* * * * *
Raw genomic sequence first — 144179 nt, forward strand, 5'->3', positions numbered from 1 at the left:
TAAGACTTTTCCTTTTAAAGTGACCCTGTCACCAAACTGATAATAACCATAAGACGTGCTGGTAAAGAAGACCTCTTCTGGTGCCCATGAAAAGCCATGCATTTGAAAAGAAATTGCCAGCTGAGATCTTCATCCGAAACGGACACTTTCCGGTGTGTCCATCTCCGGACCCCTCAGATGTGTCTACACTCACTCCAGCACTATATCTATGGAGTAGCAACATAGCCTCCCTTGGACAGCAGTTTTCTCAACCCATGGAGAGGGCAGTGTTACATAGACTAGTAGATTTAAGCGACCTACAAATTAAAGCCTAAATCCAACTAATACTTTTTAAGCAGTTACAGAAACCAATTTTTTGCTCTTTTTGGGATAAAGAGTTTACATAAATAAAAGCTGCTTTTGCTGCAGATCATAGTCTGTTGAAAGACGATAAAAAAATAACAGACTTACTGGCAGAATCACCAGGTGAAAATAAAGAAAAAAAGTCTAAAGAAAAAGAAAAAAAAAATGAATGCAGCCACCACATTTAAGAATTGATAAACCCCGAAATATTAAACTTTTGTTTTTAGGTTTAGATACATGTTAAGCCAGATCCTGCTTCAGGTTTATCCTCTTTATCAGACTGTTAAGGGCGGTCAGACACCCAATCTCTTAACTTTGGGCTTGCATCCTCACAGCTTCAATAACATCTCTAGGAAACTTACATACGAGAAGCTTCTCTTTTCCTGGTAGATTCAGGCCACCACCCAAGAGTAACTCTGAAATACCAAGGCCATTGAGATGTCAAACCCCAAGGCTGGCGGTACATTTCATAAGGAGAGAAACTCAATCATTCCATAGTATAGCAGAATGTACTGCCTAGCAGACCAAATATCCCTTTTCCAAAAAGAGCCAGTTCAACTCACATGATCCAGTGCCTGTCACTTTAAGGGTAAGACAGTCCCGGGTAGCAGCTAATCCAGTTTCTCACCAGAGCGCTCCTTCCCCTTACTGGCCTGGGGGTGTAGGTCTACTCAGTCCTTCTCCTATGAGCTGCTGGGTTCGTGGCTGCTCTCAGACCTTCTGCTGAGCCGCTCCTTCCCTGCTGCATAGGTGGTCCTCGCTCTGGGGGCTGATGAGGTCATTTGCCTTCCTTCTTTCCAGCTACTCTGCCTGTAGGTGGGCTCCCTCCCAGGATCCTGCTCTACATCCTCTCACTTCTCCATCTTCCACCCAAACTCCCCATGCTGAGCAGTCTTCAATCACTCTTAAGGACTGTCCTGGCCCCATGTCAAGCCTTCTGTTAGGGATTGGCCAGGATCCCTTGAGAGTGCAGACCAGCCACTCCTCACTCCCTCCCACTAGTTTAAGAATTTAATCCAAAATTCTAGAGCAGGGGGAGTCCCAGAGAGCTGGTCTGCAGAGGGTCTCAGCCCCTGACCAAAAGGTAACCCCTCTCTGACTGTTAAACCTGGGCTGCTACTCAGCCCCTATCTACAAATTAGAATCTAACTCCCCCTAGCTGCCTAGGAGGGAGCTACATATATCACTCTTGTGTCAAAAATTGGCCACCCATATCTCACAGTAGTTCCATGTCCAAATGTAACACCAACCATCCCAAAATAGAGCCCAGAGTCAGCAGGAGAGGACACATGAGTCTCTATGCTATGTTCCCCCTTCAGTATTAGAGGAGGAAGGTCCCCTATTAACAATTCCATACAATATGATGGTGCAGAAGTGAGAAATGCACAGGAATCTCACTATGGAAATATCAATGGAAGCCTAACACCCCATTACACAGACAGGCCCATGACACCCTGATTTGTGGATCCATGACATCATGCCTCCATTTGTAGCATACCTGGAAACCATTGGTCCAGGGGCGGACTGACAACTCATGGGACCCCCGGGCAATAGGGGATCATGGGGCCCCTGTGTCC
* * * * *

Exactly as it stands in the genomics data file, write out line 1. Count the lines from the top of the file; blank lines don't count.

Raw genomic sequence first — 144179 nt, forward strand, 5'->3', positions numbered from 1 at the left: